Many native mistletoes have spectacular and colourful flowers. These are an important source of food for many insect and bird species.
This means mistletoes are important for the biodiversity of the ecosystems that contain them.
There is more mistletoe magic! Mistletoes often have a dense foliage, which creates a cooler microclimate in their vicinity. Mistletoes also continue to transpire water when other plants have ceased due to dry conditions, which further cools the air.
There is evidence that birds and mammals nest in the denser cooler mistletoe foliage in preference to other more abundant plants growing around them. Animals also take refuge within and under mistletoes when it’s very hot. This benefit for native wildlife may be all the greater as climate changes.
Mistletoe: the kiss of life for healthy forests
Too many mistletoes can harm their host
We tend to notice mistletoes when flowering and bird feeding peak, or when their evergreen foliage stands out against the bare branches of deciduous host trees. We can then be surprised at how many mistletoes are growing in the canopy of a tree in our garden.
In some parts of Australia, the number of mistletoes can increase over time such that large numbers on a single host can sap the tree’s vigour. Branches beyond the point of mistletoe attachment die back, particularly on older trees and in drier seasons. When there are more than 20 mistletoes per tree, both its growth rate and flowering are reduced.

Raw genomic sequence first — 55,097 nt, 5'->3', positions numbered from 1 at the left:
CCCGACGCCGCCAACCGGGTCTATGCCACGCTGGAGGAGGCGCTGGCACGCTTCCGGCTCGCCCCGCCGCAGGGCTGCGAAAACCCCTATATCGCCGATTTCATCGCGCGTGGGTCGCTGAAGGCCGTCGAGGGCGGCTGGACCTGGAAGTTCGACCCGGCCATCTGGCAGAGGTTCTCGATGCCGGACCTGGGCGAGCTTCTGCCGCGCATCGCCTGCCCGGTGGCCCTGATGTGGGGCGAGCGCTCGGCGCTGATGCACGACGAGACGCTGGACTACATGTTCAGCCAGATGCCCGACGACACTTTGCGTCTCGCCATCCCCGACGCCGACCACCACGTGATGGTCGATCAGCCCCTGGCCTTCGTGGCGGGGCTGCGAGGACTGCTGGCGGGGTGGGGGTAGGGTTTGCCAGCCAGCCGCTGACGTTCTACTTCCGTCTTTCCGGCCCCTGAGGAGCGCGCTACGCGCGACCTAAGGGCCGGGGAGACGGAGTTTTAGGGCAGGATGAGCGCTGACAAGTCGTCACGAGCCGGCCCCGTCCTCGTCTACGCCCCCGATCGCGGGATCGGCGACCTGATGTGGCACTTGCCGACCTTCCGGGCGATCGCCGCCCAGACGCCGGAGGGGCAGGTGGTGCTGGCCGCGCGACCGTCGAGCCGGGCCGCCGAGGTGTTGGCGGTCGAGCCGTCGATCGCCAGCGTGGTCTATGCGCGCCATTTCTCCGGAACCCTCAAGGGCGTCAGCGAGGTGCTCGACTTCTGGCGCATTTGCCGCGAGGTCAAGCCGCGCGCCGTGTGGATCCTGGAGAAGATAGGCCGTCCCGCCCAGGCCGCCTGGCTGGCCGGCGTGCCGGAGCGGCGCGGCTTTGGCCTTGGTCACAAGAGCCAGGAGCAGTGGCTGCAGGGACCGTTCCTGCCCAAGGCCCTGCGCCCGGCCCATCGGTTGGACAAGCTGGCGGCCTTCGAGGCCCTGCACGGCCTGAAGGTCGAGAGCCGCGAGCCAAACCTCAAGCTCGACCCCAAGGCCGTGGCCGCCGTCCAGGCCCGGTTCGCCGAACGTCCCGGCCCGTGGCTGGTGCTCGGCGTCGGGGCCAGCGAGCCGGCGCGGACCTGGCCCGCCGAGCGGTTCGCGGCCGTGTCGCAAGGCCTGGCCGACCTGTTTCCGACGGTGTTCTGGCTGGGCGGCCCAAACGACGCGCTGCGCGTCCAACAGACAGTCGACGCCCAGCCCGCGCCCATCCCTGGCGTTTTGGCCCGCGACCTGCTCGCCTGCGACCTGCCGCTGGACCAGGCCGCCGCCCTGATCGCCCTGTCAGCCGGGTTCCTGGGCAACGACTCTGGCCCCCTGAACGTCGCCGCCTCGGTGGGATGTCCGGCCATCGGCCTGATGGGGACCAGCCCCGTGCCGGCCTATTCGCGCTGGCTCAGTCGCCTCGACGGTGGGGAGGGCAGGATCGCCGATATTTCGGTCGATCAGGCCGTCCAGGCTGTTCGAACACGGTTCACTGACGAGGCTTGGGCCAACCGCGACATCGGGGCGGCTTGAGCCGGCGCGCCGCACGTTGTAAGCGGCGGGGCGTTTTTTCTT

In hot dry conditions, high mistletoe numbers can lead to the deaths of older, stressed trees. Changes to fire regimes and the clearing of native vegetation are likely causes of increased mistletoe infestation.
For your garden trees, some appropriate mistletoe control may benefit not only your trees but the mistletoes too. Mistletoe control requires a sophisticated approach because of their importance for local ecosystems.
A large tree with a full canopy in good condition can cope with about four to six mistletoes. Survey mature trees to ascertain mistletoe numbers and take steps to control some, but not all, of the mistletoes if infestations are excessive.
To remove mistletoe, cut the connection to the host tree as close as possible to the branch or trunk without damaging the host. In some cases there may be more than one connection and so several cuts may be required. Sometimes nature will take control as mistletoes can die from excessive water loss during heatwaves.
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A home-grown Christmas tradition
Not all mistletoes grow in tree canopies. Some are root parasites. They include the cherry ballart, Exocarpos cuppressiformis, and the spectacular Western Australian Christmas tree, Nuytsia floribunda.
The latter is renowned for its abundant brilliant yellow-orange flowers over the Christmas period. Early settlers used the cherry ballart with its conifer-like foliage as a Christmas tree with or without its red “cherries” as decoration. The “cherries” are not true fruits, but swollen fruit stalks – another bit of mistletoe magic and mystery.